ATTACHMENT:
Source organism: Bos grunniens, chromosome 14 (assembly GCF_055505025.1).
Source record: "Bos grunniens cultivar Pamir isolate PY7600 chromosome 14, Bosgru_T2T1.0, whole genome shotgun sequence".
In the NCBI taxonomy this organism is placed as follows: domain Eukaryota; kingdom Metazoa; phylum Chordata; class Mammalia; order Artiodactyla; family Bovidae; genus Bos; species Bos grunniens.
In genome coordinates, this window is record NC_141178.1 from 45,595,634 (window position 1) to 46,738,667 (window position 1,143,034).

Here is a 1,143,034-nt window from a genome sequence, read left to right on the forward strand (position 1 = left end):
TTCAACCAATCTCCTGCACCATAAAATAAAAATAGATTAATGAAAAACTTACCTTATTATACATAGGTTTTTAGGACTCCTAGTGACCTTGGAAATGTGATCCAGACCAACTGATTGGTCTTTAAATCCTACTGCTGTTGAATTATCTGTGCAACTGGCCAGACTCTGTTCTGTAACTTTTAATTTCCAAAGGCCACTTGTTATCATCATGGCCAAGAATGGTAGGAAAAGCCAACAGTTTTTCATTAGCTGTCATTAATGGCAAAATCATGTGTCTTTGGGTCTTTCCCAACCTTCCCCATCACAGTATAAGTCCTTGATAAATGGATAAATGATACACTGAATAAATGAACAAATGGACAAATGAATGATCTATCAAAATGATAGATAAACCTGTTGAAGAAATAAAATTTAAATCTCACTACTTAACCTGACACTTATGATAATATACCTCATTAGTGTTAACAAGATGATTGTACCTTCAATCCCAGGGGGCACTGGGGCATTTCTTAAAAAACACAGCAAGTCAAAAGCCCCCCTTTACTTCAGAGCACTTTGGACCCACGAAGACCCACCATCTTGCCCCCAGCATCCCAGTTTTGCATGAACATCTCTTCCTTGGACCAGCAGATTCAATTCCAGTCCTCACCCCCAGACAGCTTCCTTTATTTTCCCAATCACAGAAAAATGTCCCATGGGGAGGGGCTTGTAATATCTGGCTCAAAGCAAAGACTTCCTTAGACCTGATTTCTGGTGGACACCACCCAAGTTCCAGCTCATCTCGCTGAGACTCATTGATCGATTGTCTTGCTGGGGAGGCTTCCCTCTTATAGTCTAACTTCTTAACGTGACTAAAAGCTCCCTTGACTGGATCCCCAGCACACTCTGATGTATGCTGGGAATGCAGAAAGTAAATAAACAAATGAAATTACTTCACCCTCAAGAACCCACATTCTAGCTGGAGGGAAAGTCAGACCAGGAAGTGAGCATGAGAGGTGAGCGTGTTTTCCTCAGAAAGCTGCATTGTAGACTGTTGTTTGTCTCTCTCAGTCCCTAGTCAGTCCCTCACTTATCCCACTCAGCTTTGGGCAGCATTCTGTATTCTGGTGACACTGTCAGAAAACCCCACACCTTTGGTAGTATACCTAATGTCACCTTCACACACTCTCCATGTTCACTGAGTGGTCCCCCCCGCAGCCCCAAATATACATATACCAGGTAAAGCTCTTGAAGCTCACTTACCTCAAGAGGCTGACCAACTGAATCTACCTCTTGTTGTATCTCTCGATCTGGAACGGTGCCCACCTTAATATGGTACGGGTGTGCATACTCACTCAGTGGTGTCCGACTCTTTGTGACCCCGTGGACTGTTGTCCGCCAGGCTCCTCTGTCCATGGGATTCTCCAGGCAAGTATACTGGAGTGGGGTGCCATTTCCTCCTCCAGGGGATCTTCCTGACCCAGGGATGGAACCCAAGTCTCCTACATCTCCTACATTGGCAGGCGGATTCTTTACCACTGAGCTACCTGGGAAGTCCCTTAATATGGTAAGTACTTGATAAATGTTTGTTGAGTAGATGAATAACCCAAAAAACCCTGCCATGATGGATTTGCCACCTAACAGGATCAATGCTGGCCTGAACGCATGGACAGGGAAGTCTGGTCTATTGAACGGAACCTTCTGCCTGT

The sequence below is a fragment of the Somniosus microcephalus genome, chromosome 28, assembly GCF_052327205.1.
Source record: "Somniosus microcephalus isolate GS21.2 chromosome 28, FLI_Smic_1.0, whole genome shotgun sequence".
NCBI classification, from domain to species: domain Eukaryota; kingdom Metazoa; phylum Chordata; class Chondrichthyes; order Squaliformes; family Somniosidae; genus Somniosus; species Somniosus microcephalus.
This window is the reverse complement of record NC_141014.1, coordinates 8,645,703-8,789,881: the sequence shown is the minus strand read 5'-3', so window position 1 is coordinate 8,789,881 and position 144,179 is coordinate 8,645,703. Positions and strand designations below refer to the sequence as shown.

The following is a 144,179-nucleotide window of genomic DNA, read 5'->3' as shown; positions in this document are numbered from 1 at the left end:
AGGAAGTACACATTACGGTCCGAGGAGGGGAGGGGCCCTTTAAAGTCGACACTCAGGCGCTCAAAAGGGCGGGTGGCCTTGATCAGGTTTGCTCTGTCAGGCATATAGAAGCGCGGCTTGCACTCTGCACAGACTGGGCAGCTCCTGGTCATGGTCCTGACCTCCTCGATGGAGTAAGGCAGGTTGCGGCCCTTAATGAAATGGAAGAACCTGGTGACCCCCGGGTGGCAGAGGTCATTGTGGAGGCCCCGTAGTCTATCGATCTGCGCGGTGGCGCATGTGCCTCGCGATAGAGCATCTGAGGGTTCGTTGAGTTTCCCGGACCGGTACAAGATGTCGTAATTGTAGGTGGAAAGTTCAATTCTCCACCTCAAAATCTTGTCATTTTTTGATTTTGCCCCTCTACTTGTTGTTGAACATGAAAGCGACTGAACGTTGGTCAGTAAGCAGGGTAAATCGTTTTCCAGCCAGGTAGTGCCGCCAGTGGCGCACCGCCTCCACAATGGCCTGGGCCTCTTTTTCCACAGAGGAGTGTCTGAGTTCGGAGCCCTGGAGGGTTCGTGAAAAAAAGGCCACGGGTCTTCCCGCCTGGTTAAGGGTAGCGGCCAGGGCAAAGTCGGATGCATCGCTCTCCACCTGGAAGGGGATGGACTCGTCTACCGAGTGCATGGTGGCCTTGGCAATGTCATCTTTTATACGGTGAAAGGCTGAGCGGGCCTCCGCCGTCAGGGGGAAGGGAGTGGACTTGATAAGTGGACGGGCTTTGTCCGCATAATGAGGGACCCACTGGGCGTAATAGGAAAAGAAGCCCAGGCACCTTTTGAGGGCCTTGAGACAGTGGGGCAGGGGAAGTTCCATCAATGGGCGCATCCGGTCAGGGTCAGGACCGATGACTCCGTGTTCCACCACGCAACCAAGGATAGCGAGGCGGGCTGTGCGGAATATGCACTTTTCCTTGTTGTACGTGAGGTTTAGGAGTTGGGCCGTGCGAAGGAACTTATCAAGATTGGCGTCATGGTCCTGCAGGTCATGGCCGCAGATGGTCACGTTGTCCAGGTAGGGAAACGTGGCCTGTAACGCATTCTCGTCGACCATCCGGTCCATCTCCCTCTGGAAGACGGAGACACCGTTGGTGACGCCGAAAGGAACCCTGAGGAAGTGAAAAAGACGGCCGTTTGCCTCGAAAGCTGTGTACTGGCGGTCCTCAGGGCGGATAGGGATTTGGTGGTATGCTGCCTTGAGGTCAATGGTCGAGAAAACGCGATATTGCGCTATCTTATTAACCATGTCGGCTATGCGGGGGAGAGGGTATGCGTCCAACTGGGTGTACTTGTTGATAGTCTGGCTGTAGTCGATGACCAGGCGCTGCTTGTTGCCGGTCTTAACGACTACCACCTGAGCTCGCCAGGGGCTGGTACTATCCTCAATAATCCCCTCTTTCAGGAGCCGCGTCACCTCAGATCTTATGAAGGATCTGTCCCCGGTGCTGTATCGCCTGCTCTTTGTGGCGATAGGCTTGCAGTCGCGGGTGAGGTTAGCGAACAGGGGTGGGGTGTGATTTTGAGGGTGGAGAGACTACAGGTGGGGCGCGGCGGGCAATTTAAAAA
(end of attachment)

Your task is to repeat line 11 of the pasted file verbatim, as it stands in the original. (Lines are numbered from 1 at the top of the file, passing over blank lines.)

The following is a 144,179-nucleotide window of genomic DNA, read 5'->3' as shown; positions in this document are numbered from 1 at the left end: